COLUMBIA, Mo. (AP) — Tennessee cut Missouri's lead to one with 1:33 left, and the Tigers were forced to do something they've struggled with all season: close out a game.

Unlike two recent last-second conference losses, Missouri sealed one up Wednesday night, holding on to beat No. 21 Tennessee 59-55.

"One thing in our two losses we had is our margin of error is so slim," Missouri forward Kevin Puryear said.

Puryear led the Tigers with 12 points and 10 rebounds, and Jontay Porter added 10 points and seven rebounds for Missouri (13-5, 3-2 Southeastern Conference), which had lost close games recently to Florida and Arkansas.

The Tigers found their rhythm in the second half, using 3s from Kassius Robertson, Jordan Geist and Porter to fuel a 13-2 run starting with 10 minutes remaining.

Missouri's 10-point lead with 6:43 left in the second half provided the Tigers enough of a cushion to avoid another blown victory. Missouri used a stellar performance from the free-throw line — 15 for 17 — to seal it.

"Our guys are really good free-throw shooters," coach Cuonzo Martin said. "So if it gets close, I feel good about our chances."

Grant Williams led Tennessee (12-5, 3-3) with 15 points. Kyle Alexander had 12 points and Admiral Schofield added 11. The rest of the Volunteers only scored 17 points, and the team as a whole shot 38.9 percent, including 23.8 percent from deep.

The lack of role-player support forced Williams into 35 minutes of play, a mark Volunteers coach Rick Barnes would have liked to avoid.

"We had nine turnovers and he had four of them," Barnes said. "Some of that has to do with fatigue. We don't want to play him 35 minutes, but that goes back to needing more from our bench."

BIG PICTURE

Tennessee: The Volunteers had won three straight to reach No. 21 in the AP Top 25. Their three leading scorers — Schofield, Williams and Alexander — didn't receive much help, and they'll need more of a supporting cast to stay ranked.

Missouri: The Tigers suffered through a pair of tough defeats in their two conference losses thus far. Missouri's ability to close a tight game is a promising sign for the young Tigers.

POINT OF EMPHASIS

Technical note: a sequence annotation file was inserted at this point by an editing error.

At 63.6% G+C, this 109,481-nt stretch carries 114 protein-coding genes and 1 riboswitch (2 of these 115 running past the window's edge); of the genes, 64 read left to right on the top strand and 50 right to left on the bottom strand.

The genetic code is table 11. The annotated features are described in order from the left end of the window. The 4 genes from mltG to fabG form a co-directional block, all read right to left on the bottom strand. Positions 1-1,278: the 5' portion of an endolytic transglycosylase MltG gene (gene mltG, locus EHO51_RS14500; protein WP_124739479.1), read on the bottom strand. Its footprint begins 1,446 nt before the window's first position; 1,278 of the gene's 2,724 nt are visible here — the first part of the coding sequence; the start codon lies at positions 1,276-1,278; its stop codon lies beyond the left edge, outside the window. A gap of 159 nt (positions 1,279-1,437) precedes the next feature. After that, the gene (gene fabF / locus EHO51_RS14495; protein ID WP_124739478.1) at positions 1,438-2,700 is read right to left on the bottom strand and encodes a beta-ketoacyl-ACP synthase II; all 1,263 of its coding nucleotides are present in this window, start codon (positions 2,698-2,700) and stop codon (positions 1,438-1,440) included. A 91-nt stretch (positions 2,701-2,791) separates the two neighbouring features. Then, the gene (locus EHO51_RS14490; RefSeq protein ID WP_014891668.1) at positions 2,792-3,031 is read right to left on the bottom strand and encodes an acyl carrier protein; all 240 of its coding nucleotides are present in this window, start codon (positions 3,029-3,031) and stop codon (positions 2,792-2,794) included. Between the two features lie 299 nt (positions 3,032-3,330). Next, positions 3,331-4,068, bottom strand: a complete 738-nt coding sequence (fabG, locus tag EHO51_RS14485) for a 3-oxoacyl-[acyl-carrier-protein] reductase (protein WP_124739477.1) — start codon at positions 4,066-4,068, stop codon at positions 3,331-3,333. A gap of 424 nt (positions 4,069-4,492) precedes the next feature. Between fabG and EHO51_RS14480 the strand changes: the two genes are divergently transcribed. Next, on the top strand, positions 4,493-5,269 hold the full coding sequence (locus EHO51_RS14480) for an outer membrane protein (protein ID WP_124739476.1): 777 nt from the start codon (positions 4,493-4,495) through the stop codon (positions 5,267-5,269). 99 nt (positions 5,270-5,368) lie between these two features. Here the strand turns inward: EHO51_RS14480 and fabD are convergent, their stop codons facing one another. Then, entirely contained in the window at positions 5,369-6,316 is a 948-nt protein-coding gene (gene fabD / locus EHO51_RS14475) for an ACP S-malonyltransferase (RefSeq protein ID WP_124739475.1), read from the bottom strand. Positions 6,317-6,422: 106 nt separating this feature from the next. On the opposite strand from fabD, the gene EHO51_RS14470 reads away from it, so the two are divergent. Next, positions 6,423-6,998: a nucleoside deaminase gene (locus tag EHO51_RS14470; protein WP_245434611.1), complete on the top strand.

Missouri's defense held Tennessee's starting guards — Jordan Bone and Jordan Bowden — to just three points on 1-for-13 shooting. Barnes harped on the poor play during the tail end of the first half, where Bone and Bowden missed six shots in between timeouts.

"We were horrible with our guards taking bad shots and not trying to do anything," Barnes said.

Robertson credited Missouri's strong defense for the shutdown of the guards.

"We made them frustrated, for sure," Robertson said. "We didn't shoot it extremely well, but we won that game on the defensive end."

STRUGGLING IN THE SPOTLIGHT

After No. 18 Kentucky's loss to South Carolina Tuesday and No. 17 Auburn's loss to Alabama on Wednesday, Missouri's defeat of Tennessee cemented a loss for all three SEC teams ranked in the Top 25 AP poll this week.

The defeats further taint the weaker top-half of the conference, but also display a well-rounded middle class of what Barnes calls the best conference in college basketball.

"I think this is a typical SEC game," Barnes said. "It'll be like this all year, I think they're all going to be hard like this. It's going to be a grind wherever you go. Last year it proved it was a really good league. It's the best."

UP NEXT

Tennessee continues its two-game trip with a matchup against South Carolina on Saturday.

Missouri hits the road to face Texas A&M on Saturday.

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